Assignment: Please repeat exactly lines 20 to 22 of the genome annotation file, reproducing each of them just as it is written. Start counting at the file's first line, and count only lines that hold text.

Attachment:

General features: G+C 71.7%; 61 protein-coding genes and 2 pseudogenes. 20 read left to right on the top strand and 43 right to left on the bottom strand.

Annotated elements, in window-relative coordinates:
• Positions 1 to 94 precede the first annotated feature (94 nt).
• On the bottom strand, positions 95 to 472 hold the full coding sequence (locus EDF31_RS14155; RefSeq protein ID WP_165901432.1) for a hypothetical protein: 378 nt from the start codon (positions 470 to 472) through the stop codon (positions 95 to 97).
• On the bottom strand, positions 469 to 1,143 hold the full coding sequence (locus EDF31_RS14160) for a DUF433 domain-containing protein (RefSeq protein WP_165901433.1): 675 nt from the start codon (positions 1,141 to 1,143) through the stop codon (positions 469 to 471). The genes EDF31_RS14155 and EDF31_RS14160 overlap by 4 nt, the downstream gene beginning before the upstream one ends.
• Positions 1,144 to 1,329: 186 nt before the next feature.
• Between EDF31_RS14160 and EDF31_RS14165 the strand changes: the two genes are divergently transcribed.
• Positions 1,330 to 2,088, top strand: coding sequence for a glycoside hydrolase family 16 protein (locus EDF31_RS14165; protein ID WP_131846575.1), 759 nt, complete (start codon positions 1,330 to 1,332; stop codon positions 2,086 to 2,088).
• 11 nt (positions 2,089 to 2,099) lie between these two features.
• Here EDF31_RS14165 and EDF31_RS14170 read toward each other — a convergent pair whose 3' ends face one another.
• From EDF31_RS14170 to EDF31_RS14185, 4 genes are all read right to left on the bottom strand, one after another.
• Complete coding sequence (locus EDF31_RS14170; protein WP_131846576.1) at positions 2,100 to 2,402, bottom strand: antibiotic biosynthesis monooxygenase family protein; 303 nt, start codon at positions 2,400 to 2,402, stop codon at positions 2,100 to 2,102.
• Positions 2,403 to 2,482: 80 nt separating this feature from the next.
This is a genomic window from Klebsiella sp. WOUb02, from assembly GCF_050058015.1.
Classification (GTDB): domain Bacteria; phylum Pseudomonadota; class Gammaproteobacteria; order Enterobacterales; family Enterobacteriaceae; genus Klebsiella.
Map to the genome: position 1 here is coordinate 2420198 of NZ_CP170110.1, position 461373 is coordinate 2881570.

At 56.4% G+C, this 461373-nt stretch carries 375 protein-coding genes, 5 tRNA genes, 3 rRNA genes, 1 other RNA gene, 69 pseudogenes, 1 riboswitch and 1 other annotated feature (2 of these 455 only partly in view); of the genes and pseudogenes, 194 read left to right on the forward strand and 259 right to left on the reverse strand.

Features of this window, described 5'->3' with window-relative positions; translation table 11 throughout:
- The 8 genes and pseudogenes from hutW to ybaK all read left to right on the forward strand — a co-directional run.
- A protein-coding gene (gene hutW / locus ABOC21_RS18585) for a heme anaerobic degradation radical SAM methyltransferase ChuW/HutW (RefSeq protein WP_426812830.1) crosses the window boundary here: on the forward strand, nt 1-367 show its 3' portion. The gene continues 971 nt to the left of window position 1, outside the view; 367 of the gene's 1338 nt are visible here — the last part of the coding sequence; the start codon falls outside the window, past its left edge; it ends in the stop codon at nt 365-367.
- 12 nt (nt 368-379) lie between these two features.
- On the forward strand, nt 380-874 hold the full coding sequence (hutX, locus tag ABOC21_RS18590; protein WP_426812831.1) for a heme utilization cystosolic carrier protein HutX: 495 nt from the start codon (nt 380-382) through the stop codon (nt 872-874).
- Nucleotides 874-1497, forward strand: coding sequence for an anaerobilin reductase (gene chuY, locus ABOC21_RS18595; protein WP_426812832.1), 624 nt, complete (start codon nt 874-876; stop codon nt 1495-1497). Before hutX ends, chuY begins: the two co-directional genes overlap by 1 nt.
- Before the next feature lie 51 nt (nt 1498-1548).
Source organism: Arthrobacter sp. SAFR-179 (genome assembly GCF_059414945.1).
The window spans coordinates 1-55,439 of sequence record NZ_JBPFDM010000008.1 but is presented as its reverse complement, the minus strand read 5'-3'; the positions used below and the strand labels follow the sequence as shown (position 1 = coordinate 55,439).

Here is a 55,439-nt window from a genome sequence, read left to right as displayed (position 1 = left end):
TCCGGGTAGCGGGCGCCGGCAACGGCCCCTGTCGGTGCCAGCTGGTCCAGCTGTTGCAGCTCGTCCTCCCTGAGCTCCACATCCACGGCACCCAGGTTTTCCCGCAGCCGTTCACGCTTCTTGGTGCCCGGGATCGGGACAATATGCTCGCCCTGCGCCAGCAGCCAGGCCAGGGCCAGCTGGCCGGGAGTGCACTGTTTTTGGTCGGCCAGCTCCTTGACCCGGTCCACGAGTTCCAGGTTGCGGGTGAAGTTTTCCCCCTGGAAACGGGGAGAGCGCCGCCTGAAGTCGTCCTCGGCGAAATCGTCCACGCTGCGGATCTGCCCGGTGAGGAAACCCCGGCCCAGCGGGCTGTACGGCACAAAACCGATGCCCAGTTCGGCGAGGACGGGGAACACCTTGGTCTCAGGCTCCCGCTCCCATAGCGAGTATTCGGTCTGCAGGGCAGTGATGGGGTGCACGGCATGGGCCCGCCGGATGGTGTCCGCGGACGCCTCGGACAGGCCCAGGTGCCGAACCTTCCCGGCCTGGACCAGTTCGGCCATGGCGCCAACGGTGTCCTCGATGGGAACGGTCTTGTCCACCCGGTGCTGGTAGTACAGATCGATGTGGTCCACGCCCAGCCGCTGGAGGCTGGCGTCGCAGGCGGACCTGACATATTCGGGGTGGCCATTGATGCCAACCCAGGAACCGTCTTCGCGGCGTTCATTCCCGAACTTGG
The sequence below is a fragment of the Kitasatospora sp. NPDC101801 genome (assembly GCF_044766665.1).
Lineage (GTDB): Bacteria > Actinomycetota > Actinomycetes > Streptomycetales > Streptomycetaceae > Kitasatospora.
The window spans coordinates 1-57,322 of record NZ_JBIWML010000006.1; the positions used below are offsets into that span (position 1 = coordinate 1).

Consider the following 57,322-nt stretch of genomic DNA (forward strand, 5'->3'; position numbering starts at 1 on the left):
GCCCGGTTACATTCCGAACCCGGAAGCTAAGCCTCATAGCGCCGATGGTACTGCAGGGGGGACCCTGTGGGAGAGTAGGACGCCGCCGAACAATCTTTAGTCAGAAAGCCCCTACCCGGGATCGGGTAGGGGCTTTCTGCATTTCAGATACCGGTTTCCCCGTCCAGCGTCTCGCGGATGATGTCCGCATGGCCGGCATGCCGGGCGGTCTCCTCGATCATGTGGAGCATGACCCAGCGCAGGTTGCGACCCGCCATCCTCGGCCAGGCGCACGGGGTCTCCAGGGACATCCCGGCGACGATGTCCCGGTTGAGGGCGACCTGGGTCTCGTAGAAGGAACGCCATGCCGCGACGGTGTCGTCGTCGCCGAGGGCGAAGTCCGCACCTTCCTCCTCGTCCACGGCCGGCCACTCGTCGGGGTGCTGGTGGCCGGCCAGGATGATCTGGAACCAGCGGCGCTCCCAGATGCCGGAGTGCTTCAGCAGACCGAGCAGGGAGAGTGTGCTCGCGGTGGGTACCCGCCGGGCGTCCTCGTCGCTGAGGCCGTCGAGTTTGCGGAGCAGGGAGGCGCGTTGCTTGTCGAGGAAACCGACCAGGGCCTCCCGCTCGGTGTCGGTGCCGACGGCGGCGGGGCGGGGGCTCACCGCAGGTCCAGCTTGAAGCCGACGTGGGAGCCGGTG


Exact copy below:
- A protein-coding gene (gene hutW / locus ABOC21_RS18585) for a heme anaerobic degradation radical SAM methyltransferase ChuW/HutW (RefSeq protein WP_426812830.1) crosses the window boundary here: on the forward strand, nt 1-367 show its 3' portion. The gene continues 971 nt to the left of window position 1, outside the view; 367 of the gene's 1338 nt are visible here — the last part of the coding sequence; the start codon falls outside the window, past its left edge; it ends in the stop codon at nt 365-367.
- 12 nt (nt 368-379) lie between these two features.
- On the forward strand, nt 380-874 hold the full coding sequence (hutX, locus tag ABOC21_RS18590; protein WP_426812831.1) for a heme utilization cystosolic carrier protein HutX: 495 nt from the start codon (nt 380-382) through the stop codon (nt 872-874).